So Far: Skim-coat Process and Hallway
Let me tell you about our hallway this morning.
As I mentioned in the last post about the office, every single wall in our home has this VERY TERRIBLE DRAMATIC AND INCONSISTENT texture. We love our now-flat walls in the bedrooms, and I look forward to the day when the whole house is just as smooth. Unfortunately for us, that day is separated from today by countless messy hours of labor.
A quick breakdown of the skim-coating process as we have tackled it:
Clean gross walls.
Use a microfiber paint roller to apply thick mud to a section of the wall.
Use a “magic squeegee” to lightly skim the wall and wipe the excess off the squeegee. The mud still on the wall is filling in all the crags and low points to (hopefully, eventually) bring the wall to a smooth, flat texture.
Let dry (usually 24 hours) and then have at it again until the walls are (for the most part) flat and smooth.
For the bedrooms, we were happy at 4 total rounds of skim-coating. We sanded the walls after the third and fourth rounds of mud. Currently, three of the four walls in our hallway are sitting at three coats and a sand, with at least one more round on the horizon.
Let me show you what a world of difference this makes. I’ve been struggling to show just how intense the texture is and how dramatic the transformation, but I am about to elementary-school-teacher this thing. Remember when the teacher made you trace over a penny or coin with a crayon and Abraham Lincoln’s face would show up? I’m not going to dignify this wall texture by calling it the Abraham Lincoln of walls—let’s call it a Hoover-walle. Just remember that the darker the crayon mark, the higher the bump underneath it.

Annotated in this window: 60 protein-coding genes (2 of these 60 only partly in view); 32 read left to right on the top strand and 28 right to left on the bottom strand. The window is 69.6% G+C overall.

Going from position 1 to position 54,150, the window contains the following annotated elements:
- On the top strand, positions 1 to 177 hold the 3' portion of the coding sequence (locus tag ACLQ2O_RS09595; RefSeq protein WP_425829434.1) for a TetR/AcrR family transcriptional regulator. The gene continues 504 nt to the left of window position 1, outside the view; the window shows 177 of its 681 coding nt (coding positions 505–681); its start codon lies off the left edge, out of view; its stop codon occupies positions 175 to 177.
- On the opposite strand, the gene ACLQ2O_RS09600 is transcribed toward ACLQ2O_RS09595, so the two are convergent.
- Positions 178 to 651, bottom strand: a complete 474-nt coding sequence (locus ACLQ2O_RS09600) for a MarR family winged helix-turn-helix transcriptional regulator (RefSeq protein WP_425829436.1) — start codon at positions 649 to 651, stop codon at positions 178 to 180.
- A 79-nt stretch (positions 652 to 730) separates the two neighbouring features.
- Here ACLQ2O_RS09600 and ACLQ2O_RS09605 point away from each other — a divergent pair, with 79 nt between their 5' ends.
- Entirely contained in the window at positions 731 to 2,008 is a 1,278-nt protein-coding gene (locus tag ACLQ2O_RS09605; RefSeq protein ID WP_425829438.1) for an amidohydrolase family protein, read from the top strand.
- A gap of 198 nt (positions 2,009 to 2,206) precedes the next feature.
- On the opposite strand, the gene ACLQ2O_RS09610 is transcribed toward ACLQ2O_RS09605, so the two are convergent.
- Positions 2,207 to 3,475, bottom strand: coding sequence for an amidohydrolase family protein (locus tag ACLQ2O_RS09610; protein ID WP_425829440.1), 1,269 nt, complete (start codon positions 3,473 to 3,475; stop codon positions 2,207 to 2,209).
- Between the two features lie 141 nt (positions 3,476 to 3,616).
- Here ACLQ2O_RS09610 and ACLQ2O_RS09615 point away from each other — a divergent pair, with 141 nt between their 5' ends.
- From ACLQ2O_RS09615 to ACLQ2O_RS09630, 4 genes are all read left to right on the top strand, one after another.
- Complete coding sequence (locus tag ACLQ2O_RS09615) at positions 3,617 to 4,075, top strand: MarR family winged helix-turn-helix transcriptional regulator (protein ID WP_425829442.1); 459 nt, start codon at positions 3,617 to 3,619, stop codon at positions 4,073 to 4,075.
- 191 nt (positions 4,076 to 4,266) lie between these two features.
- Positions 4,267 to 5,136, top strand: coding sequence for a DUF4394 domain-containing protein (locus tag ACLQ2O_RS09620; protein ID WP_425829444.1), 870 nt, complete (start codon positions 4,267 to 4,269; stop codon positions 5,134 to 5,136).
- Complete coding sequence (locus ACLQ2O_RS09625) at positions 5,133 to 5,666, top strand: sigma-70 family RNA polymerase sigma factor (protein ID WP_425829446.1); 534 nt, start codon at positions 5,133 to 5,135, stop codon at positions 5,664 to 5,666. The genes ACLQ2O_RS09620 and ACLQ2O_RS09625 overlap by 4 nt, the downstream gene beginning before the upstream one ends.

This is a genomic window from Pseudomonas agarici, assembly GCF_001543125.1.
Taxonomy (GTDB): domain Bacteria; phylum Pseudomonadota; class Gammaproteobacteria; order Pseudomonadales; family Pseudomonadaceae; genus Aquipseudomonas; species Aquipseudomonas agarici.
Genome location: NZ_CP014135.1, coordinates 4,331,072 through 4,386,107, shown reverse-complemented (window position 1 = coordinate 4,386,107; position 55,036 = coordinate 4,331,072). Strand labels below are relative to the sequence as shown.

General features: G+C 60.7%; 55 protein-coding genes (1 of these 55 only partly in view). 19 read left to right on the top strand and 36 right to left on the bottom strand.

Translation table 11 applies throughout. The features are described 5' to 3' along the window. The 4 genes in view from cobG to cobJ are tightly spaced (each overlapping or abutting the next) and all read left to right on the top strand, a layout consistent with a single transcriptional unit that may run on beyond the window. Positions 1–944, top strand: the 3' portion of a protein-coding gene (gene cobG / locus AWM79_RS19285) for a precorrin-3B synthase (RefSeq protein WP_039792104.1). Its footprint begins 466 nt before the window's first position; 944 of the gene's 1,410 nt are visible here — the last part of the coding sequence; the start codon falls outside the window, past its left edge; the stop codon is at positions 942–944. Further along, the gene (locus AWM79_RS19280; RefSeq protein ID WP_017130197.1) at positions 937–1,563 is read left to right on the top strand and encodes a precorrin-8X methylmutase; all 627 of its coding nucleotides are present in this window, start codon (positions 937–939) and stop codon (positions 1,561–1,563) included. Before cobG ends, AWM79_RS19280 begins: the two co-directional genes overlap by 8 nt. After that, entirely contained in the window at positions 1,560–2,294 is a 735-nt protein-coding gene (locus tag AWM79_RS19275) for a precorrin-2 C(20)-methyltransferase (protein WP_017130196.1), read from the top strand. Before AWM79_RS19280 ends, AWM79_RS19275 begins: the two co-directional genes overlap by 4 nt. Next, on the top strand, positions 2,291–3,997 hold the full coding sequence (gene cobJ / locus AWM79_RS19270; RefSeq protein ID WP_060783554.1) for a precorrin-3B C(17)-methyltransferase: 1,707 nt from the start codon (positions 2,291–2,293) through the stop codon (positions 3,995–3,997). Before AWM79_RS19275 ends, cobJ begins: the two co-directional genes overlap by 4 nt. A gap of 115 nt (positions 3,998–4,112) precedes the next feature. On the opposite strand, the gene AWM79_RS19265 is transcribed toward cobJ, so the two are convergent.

Do you see what we’re working with here? Admittedly, I used the worst wall in the house for the untouched photo BUT DO YOU SEE?! I have a sinking feeling that the dining room and kitchen will require more than 4 coats. The finished rooms are not perfect. Our windows are not great and allow a lot of moisture into the house. This caused some bubbles to push through the mud, eventually popping and making tiny pinprick holes (you can see a few in the photos of the finished wall). After so many hours, the discovery of the holes was devastating— but the reality is, we aren’t going for perfect, we’re doing it all by ourselves, and WE HAVE NEVER DONE ANY OF THIS BEFORE. Does it feel like I’m yelling at you? I’m not. I’m yelling at myself. Literally as I write this, I have spotted a paint drip for the first time ever in the room I work in for 6-7 hours a day. So…imperfection it is. And to think…we almost retextured the ceilings. L. O. L. Fresh coat of paint and.. ya done, ceilings.
Are you bored yet? Overwhelmed? Suddenly evaluating the texture in your house? Don’t. Go on without us.
In all reality, it’s pretty fun and pretty messy and totally worth it. Which brings me to our hallway. I think I’ve shout-written at you for a while, so look at these pictures instead. I’ll be back with the bedroom shortly.